5.4  Interpret and apply local regulations affecting the operation of small vessels.

CSLO (General) 6: Describe the management of the structural related requirements of a small vessel.

Student Learning Outcomes (specific)

ISLO

PSLO

Assessment Strategies

6.1  Identify the design features of small vessels.

4,6,7

1

Written tests, oral and practical assessments will be used to demonstrate student’s competence in

  • Identifying the design features of small vessels
  • Listing the materials used in vessel construction and their relative advantages and disadvantages
  • Explaining the arrangements to maintain watertight integrity of small vessels
  • Describing the methods of removing a small vessel from water for maintenance and survey purposes

6.2  List the materials used in vessel construction and their relative advantages and disadvantages.

6.3  Explain the arrangements to maintain watertight integrity of small vessels.

6.4  Describe the methods of removing a small vessel from water for maintenance and survey purposes.

CSLO (General) 7: Use ropes and wires in the operation of a small vessel.

7.1  Identify the types of ropes in common use aboard a small vessel.

4,6,7

1

Written tests, oral and practical assessments will be used to demonstrate student’s competence in:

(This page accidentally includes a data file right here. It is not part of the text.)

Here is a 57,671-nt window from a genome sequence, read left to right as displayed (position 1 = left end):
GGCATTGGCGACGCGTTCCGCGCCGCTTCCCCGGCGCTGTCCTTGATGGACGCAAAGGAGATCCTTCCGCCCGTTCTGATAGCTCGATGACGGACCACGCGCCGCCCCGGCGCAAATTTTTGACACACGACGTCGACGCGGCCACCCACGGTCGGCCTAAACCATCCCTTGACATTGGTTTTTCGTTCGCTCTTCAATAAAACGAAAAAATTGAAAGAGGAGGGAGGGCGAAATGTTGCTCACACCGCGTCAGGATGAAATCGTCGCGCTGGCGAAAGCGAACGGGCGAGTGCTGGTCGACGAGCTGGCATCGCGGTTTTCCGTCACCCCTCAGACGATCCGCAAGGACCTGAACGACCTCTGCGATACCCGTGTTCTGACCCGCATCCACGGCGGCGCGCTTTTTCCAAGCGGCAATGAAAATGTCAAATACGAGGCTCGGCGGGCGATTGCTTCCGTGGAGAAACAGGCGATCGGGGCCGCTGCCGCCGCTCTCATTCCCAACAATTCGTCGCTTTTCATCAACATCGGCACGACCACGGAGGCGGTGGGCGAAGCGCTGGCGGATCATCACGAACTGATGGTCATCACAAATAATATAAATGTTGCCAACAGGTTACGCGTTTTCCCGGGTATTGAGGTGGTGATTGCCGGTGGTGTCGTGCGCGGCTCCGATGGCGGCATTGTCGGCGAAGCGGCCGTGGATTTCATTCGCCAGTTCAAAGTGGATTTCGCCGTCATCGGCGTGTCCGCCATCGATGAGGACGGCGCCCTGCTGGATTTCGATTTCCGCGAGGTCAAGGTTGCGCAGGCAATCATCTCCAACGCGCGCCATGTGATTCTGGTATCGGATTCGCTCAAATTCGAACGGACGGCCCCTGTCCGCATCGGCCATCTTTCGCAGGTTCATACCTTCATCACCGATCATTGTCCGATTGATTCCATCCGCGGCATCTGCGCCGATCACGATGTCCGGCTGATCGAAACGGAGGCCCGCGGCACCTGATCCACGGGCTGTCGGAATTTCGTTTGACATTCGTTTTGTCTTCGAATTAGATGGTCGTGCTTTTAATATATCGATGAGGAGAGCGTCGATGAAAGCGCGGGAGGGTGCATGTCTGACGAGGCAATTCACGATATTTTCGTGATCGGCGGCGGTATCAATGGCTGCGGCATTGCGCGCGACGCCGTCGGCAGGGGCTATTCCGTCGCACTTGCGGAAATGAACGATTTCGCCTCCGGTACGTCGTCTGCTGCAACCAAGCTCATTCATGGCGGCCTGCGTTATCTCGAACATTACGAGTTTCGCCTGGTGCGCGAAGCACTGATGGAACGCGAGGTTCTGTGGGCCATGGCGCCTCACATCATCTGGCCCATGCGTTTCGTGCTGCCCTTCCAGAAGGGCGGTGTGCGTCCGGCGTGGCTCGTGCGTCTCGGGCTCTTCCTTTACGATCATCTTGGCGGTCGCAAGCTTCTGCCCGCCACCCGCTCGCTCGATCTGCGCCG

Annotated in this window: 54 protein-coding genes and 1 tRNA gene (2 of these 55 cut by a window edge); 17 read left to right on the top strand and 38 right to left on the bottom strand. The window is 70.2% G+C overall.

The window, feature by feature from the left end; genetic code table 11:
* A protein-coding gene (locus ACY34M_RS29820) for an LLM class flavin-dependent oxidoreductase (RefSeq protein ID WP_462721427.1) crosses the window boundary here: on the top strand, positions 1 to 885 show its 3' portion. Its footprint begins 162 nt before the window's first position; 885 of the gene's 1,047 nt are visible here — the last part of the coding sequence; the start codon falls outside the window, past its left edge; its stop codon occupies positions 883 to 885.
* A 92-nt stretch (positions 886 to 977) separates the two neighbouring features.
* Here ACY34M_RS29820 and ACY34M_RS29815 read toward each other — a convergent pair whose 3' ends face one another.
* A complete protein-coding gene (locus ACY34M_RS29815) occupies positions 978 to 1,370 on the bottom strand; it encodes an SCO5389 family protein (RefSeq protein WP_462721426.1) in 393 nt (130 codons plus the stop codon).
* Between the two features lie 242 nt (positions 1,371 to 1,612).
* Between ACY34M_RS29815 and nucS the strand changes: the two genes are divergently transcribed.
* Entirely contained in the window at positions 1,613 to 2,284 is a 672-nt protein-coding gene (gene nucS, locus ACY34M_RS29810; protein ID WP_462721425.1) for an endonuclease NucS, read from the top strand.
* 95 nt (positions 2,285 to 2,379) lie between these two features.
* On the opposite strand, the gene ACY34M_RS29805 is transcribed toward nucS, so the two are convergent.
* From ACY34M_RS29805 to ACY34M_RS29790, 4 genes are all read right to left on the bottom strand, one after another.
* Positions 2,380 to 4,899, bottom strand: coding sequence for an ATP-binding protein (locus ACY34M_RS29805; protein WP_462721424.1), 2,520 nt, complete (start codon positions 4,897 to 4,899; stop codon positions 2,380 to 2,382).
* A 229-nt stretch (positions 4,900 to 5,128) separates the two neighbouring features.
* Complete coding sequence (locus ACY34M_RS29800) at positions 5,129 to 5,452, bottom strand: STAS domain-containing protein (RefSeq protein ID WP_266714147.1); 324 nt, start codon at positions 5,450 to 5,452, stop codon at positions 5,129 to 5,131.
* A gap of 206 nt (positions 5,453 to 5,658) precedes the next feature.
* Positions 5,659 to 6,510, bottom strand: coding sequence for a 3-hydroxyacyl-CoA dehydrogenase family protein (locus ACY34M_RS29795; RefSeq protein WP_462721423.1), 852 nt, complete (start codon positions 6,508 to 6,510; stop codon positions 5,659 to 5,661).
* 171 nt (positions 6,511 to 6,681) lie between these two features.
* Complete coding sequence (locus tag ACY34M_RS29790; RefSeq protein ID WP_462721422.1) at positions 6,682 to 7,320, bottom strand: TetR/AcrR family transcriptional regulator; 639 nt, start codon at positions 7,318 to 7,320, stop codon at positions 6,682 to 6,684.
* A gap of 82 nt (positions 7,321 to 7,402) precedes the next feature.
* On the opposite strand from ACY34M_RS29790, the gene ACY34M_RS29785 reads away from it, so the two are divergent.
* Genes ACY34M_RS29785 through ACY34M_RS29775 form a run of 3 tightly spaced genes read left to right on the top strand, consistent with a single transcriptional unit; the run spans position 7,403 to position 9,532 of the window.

• Correctly describing and identifying the materials, construction and characteristics of ropes;
  • Demonstrating correctly the care, maintenance and uses of ropes
  • Describing safety precautions when working with ropes
  • Recognizing and explaining deterioration in the condition of fiber and wire ropes
  • Demonstrating correctly tying and application of knots, bends and hitches
  • Demonstrating splicing of a soft-eye in a synthetic or natural fiber rope in accordance with established practice
  • Demonstrating the appropriate use of ropes and wires.

7.2  Describe the care and maintenance of natural, synthetic and wire ropes.

7.3  Describe the safety precautions when working with ropes.

7.4  Recognize and explain the deterioration in the condition of fiber and wire ropes.

7.5  Apply knots, bends and hitches in common use and demonstrate their uses on board.

7.6  Demonstrate splicing of a soft-eye in a synthetic or natural fiber rope in accordance with established practice.

7.7  Demonstrate the appropriate use of ropes and wires in the operation of a small vessel.